The challenge of Zoo Photography

by Editor David Williams

Some of us are very fortunate and able to travel far away destinations. Some of us cannot including me as I hate flying. For the ones that cannot go and see animals in the wild, what do we do? Sit by a river, yes, I do that. Or we can go to the Zoo / Zoo’s and see amazing, beautiful animals that are being taken care of. How you want to portray your work is up to you. Also, if you are waiting to go to some amazing destinations, wouldn’t it be a shame if you could not get the best shots because of lack of experience? The Zoo enables you to practise speed, aperture, obstacles, anticipation and a better understanding of an animal’s behaviour.
 


 
"Group hug" by David Williams


The zoo is a place that used to be for “entertainment” many, many years ago. Nowadays it’s changed for the better. Unfortunately, people’s attitude towards the zoo has not. I hope to at least contribute to changing people’s attitude by giving you my top tips for zoo photography. Maybe you will gain a new prospective?

If your local zoo has problems? Maybe you can say something to get it changed?
Animals don’t have a voice, we do so use it!

A month or so ago I had an interview on 1X. While I am very proud of that, I talked about my views on zoo photography there and you can read that here.

This article is more about how to get the best zoo photography and overcoming issues like fences, glass, reflections.  “Zoo photography is easy…” no, it is not! I have heard this view so many times it gives me a headache. I wouldn’t call waiting seven hours for one shot easy, would you?
 


“Nice Catch” by David Williams


Taking a photo of an animal and blacking out the background in photoshop is easy, yes. Taking a shot which has deep meaning, hidden messages and your personal touch is not easy.



“Fishbowl” by Art Whitton



“MÉNAGE À TROIS” by Antje Wenner



“Who is that beauty in the water” by Allan Wallberg

 


“MY BUOY & MY MELON” by Antje Wenner

 


“The Zoo” by Biduri Chang-Hwan Park


Overcoming obstacles

Fence
How do we take a photo of an animal when there is a fence in the way. Well here is where aperture comes into play. F/2.8 is of course the best for this but you can get away with an f/4 even an f/5.6 depending on the next two things.

Subject distance as well as camera to fence distance! I feel many people don’t know this. So, my top tips are these.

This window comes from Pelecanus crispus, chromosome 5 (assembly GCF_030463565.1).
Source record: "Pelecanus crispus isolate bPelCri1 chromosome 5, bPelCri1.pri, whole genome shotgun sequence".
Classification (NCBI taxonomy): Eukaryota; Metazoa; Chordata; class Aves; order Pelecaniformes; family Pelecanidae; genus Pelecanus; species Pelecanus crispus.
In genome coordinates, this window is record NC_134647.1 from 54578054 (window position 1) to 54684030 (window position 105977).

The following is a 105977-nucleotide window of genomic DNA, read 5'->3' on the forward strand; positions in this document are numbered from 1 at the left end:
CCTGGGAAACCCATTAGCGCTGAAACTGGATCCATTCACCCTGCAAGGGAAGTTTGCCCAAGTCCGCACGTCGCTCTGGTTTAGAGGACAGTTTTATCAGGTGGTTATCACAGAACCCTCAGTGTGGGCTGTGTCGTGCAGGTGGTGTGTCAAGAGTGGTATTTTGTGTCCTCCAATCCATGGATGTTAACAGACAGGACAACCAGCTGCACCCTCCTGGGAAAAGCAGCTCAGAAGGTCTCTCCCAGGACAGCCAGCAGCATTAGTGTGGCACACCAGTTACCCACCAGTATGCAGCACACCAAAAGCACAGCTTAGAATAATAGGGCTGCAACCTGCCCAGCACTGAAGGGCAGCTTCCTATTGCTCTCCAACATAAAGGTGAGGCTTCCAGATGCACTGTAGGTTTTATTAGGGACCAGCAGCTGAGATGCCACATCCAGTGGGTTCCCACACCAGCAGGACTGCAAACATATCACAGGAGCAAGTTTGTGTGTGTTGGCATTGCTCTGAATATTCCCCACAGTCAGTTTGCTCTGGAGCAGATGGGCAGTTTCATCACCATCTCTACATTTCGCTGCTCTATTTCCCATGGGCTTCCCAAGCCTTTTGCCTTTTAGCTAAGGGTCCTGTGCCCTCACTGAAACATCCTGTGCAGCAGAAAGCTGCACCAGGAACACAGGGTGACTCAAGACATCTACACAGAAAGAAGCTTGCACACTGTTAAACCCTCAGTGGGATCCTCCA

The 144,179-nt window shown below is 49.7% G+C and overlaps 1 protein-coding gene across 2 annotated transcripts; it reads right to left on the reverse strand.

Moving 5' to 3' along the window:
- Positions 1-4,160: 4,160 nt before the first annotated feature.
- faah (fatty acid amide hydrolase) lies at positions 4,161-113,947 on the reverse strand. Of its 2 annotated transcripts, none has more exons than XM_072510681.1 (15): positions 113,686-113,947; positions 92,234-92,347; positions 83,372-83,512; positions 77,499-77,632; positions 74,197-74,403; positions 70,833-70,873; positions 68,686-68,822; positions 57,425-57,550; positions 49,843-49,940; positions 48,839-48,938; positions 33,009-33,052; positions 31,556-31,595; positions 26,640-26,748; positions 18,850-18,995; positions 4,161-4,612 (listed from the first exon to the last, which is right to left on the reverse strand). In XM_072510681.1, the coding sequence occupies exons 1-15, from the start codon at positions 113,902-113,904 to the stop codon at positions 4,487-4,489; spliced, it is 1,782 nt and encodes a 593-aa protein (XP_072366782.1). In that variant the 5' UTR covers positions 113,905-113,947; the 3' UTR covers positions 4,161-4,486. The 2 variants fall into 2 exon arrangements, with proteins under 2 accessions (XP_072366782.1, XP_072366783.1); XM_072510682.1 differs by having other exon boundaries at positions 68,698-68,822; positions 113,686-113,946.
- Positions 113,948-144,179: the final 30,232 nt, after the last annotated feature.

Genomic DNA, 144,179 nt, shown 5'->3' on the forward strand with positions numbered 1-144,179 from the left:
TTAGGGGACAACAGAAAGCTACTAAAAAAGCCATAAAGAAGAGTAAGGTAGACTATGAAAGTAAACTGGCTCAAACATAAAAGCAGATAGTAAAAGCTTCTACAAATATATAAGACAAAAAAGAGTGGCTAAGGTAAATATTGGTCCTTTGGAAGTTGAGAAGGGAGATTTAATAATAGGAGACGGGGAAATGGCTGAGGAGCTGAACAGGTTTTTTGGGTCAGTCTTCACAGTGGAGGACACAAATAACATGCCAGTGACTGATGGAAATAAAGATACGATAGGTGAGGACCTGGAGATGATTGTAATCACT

1. When you have a fence between your subject, find a part of it that doesn’t have the sun on it. This causes glare as well as that hazy effect.
  2. Get your lens as close to the fence as possible. This will make the fence “invisible”
  3. Wait for the subject to be a suitable distance from the fence. Too close and the fence will come into focus.

Why does this help? When we think of D.O.F most of us think of what is in focus at the subject and thereafter. BUT the foreground also comes into play. So, using a D.O.F calculator or through experience you will know what you can get away with. It’s actually very interesting to learn this.
Follow these steps and the fence is no longer an issue.

Glass
The dreaded glass!
At Zoos, glass can be a nightmare (worse than fences) why? Because glass can be dirty, have reflections, be at an angle, warped and even worse, a fence in front of the glass!

Again, the depth of field comes into play but personally I believe glass is more difficult then fences depending on the lens you have.
You really must have the lens flat against the glass. Some people use a black circular thing on the end of their lens to cut out reflection but if the glass is warped or at an angle, they are quite useless.
Again, try and find a piece of glass that doesn’t have reflections of people or background. I wear black clothes when I go to the zoo, so I don’t cause a self-reflection. Sometimes I look for people wearing black clothes and try and follow their position, so I can use their shadow to cut reflections.
During post work, enable lens profile correction. This will take out the warp of the glass.

Metering
Do we really pay attention to metering? Or do we just let the magic box decide for us? I discovered metering a long time ago and I always decide which mode to use for the situation I am in. A lot of my work is done by using spot metering. It only measures 3-5% of the scene. I focus on my subject (lighter than the background) and the camera will tell me I should be at 1/1000 so I know the background will fall to dark or even black. If I don’t want that, I will use evaluative metering and get a much more average exposure.
 


“Lemur Portrait” by David Williams


Patience
While this may seem obvious, I have seen photographers waiting around 10 minutes and pack up. I usually choose and animal or a shot I want and if I must wait all day, so be it. Animals are not going to listen to you, animals do not care what you want. You must wait for that “moment” the magic moment as I call it. The moment that makes you smile and gives you goose bumps and personally, when I get that type of shot, I say to myself “that’s a fine one for 1X”.

 

Closing words
I hope you do visit your local zoo and try these top tips out. It takes practise, but I find using the Zoo to practise these techniques has helped me so much in other genres of photography, especially sport. I look forward to seeing your “zoography” ;)

To end this "zoography" article, I'm proud to let you know that 3 of my submissions to the 
"Monochrome Photo Awards 2018" - Category Nature"  w ere featured with a "Honorable mention".



 Honorable mention - Nature: "It's Snowing" by David Williams

  


 
Honorable mention - Nature: "Stare" by David Williams



 Honorable mention - Nature: "Amur Leopard portrait" by David Williams

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